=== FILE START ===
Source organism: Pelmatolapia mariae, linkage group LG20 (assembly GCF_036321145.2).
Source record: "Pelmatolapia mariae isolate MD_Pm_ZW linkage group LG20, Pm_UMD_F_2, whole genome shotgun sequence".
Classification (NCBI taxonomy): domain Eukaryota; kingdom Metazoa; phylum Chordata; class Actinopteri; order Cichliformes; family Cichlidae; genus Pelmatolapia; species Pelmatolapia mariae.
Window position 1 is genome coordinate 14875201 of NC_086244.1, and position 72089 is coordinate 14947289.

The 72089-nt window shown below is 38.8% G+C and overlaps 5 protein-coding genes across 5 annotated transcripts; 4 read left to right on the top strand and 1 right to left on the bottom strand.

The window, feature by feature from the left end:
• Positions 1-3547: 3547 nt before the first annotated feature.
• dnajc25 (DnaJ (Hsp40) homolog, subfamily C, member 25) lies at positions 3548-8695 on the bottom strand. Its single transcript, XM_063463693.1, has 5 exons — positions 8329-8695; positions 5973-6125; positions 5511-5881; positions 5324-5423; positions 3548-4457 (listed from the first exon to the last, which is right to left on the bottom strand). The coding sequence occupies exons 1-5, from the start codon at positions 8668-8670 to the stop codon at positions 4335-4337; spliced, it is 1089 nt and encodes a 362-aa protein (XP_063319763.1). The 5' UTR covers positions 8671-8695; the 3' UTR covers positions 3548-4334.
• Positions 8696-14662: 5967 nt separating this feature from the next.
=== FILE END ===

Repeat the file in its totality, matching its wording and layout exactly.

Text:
Source organism: Pelmatolapia mariae, linkage group LG20 (assembly GCF_036321145.2).
Source record: "Pelmatolapia mariae isolate MD_Pm_ZW linkage group LG20, Pm_UMD_F_2, whole genome shotgun sequence".
Classification (NCBI taxonomy): domain Eukaryota; kingdom Metazoa; phylum Chordata; class Actinopteri; order Cichliformes; family Cichlidae; genus Pelmatolapia; species Pelmatolapia mariae.
Window position 1 is genome coordinate 14875201 of NC_086244.1, and position 72089 is coordinate 14947289.

The 72089-nt window shown below is 38.8% G+C and overlaps 5 protein-coding genes across 5 annotated transcripts; 4 read left to right on the top strand and 1 right to left on the bottom strand.

The window, feature by feature from the left end:
• Positions 1-3547: 3547 nt before the first annotated feature.
• dnajc25 (DnaJ (Hsp40) homolog, subfamily C, member 25) lies at positions 3548-8695 on the bottom strand. Its single transcript, XM_063463693.1, has 5 exons — positions 8329-8695; positions 5973-6125; positions 5511-5881; positions 5324-5423; positions 3548-4457 (listed from the first exon to the last, which is right to left on the bottom strand). The coding sequence occupies exons 1-5, from the start codon at positions 8668-8670 to the stop codon at positions 4335-4337; spliced, it is 1089 nt and encodes a 362-aa protein (XP_063319763.1). The 5' UTR covers positions 8671-8695; the 3' UTR covers positions 3548-4334.
• Positions 8696-14662: 5967 nt separating this feature from the next.